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Posts Tagged ‘Legislature’

Reminiscent of the sly wizard in Frank Baum’s classic The Wizard of Oz, chances are most people have probably never heard of the Oregon Department of Transportation (ODOT) program manager of motorcycle safety and safety standards, Michele O’Leary.

Who is Michele O’Leary?   A person who wants you to wear a helmet and protective clothing.  The person who manages the motorcycle endorsement funds and determines how it gets allocated.  But wait there’s even more…

The Statesman Journal has an interesting interview with O’Leary and it provides insight on the person behind the curtain.

First off, O’Leary came to the job with a motorcycle endorsement and owns a motorcycle!  It’s good to be able to relate to rider issues and in my book this was a step ahead of the Harley-Davidson CEO (Keith Wandell) when he was hired last year with neither.   As a member of the Governor’s Advisory Committee on motorcycle safety, O’Leary has the inside track and has been successful in getting legislation changed to increase fines/penalties on certain types of infractions deemed safety oriented.  Is that good?

I became acquainted with O’Leary as part of my safety rants back in April to do anything and everything to encourage the use of the States variable message signs (VMS) for motorcycle awareness. Those neon signs are peppered across the metro area roadways and provide information about traffic congestion and accident reports and in my little world I thought they would make an excellent public safety reminder for drivers to watch out for motorcycles.  My request was promptly denied and I got “schooled” on the ‘correct’ usage of variable message signs by the ODOT traffic engineers. Previous posts related to this subject matter at: Motorcycle Safety TacticsSpotlight On ODOTWanna Be Policy Makers.

Many might debate that we need to ‘just say no’ to the ever increasing attempts by the government to manage every aspect of our lives through increased regulation.  Others will say it’s a noble cause to help make Oregon motorcycle riders safer.  Read the interview, learn who is looking out for you and judge for yourself…

And finally, if the above wasn’t enough to digest… from the edges of the internet come information about a tornado strikes festival celebrating The Wizard of Oz.

Photo courtesy of Picasa.

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May is Motorcycle Awareness Month.

There are so many interests groups out there these days. Sometimes the noise level and the drum beat volume gets so loud that you can’t determine if they’re about discrimination or empowerment.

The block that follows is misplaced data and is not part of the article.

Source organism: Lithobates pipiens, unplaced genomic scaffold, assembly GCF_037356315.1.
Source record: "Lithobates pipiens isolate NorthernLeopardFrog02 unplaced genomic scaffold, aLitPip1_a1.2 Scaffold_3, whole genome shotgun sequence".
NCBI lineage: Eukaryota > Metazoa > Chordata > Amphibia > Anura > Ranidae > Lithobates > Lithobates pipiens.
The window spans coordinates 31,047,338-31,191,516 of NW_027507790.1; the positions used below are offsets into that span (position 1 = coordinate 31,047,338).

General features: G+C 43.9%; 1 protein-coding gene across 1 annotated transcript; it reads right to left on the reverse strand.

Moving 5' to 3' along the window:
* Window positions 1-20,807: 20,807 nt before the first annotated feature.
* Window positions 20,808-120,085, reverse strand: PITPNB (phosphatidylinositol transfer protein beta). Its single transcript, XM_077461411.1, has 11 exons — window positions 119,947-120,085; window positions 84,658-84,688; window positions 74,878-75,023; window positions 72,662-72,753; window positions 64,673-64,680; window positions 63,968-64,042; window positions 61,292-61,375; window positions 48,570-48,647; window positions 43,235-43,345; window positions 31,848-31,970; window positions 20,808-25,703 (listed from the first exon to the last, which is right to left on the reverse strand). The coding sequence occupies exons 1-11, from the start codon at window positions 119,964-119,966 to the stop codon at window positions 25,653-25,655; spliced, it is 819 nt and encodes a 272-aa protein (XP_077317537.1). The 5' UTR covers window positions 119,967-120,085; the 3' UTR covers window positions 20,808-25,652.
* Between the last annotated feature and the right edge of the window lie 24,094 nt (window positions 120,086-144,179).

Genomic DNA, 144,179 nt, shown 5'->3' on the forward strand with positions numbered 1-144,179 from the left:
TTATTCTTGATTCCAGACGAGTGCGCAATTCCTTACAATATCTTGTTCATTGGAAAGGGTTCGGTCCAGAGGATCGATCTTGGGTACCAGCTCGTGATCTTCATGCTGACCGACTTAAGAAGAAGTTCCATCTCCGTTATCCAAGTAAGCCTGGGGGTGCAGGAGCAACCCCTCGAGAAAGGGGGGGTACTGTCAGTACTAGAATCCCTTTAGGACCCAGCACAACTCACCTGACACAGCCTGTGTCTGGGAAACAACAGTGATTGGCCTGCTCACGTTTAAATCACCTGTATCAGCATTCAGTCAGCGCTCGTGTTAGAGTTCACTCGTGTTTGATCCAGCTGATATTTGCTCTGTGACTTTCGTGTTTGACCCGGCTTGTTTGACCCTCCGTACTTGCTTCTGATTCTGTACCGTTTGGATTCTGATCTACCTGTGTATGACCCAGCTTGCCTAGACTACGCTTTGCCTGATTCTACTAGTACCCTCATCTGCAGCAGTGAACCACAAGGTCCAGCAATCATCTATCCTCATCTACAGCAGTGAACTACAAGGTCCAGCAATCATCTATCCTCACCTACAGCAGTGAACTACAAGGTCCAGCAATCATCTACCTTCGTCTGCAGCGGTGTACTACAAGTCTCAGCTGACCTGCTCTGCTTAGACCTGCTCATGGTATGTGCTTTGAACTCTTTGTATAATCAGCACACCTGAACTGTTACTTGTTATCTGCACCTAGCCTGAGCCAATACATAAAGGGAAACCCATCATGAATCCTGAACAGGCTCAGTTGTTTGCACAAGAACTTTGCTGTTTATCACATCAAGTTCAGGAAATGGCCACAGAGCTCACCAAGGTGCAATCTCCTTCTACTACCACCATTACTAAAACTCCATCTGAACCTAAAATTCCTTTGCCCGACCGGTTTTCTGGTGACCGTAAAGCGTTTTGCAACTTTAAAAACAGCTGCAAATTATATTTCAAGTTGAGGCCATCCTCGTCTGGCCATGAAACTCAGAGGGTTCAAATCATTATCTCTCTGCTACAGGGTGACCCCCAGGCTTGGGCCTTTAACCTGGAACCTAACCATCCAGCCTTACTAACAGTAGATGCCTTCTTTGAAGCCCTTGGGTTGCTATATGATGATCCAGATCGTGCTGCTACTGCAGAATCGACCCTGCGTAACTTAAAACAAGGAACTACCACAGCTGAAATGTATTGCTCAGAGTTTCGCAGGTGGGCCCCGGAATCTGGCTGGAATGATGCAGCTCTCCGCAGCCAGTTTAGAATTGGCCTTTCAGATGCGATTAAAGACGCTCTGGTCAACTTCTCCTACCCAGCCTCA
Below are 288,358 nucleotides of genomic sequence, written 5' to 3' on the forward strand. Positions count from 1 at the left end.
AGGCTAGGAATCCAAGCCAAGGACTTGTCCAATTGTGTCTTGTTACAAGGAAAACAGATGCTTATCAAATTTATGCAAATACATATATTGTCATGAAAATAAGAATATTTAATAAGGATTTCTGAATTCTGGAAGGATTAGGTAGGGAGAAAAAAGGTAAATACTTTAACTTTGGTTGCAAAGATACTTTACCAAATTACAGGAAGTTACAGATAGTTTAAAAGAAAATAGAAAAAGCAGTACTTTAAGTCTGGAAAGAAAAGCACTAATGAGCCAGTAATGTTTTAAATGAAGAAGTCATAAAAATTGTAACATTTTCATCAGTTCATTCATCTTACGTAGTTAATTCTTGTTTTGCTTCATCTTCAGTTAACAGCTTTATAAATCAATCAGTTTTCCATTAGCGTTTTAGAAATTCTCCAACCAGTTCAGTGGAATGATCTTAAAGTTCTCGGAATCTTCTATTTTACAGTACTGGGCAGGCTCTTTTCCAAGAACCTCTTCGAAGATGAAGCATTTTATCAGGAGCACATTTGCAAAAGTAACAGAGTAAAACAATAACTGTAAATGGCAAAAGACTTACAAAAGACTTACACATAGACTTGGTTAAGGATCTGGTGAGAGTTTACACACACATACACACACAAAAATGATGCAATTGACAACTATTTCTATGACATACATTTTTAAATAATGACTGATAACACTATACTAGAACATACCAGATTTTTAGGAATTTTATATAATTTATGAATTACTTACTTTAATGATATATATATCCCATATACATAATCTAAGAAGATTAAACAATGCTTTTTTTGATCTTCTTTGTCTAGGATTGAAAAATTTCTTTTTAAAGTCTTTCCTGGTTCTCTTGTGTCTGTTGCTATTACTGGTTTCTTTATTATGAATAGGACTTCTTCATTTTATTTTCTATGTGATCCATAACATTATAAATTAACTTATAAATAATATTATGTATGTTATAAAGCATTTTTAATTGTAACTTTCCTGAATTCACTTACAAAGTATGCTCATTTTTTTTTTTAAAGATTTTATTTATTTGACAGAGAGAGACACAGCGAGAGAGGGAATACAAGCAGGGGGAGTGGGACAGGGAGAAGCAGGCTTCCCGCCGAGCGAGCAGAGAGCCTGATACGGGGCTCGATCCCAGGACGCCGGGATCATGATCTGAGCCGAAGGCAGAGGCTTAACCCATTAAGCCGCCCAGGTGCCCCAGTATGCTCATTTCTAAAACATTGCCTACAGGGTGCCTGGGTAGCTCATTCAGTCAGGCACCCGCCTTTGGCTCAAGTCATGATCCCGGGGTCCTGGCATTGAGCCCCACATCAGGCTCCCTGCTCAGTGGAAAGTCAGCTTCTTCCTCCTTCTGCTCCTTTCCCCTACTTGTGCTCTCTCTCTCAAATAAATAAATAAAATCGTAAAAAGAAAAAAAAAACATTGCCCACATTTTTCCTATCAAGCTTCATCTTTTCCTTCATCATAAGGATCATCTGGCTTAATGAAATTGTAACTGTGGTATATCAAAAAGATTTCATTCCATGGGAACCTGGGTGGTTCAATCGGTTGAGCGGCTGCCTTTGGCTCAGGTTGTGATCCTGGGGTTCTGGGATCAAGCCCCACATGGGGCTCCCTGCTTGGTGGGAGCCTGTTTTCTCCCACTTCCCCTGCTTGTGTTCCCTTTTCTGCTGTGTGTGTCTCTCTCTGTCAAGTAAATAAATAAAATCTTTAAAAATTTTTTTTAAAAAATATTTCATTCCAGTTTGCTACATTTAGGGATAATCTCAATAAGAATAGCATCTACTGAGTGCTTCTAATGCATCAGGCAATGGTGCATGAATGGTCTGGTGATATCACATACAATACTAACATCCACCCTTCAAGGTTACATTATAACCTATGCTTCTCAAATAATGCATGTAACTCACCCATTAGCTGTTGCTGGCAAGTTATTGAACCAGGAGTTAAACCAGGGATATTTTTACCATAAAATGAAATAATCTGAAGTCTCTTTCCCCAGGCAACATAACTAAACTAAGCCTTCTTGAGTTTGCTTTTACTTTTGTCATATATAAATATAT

As a “wanna-be” policy maker I planned to get more involved in this year’s safety efforts and do more than just sit back and pontificate via this blog that May is the celebratory occasion.   But, sometimes making a difference is harder than you think.  You might recall back in February I blogged about reaching out to the various city and state government entities to advocate the usage of the “Amber Alert signs” during Motorcycle Awareness Month.  My ask was they display the words: LOOK TWICE. SHARE THE ROAD WITH MOTORCYCLES or something to that effect.  I wrote the “Gov”, but I suspect he read one of my previous “Lazy Ted” enough with the higher taxes for the working folk posts and…I got a non response, response?!  I even sent a number of emails to Oregon State Police and ODOT in hopes of getting a positive response, but was shot down in a blaze of blogging glory.  Don’t these people know who I am?  Interestingly OSP has time for a cell phone campaign, but has no enforcement effort tied to Motorcycle Awareness Month.

It’s my view that as these type of issues become more complex, these representatives are not empowered or entrusted to make on-the-fly changes and this becomes problematic whenever public servants are ask to make modifications contrary to the initial intent or it is in question with the letter of the law on sign usage.  Oh well…what seems clear cut and logical to me isn’t to them.  So be it.

But, there is good news!   There will be more visibility this year for motorcyclists because the Motorcycle Safety Program and Vehicle Safety Equipment Program Manager was successful in obtaining billboard placements around the state (see above photo). This is a FIRST in Oregon and the messages will be specifically targeted to make drivers aware of motorcycles.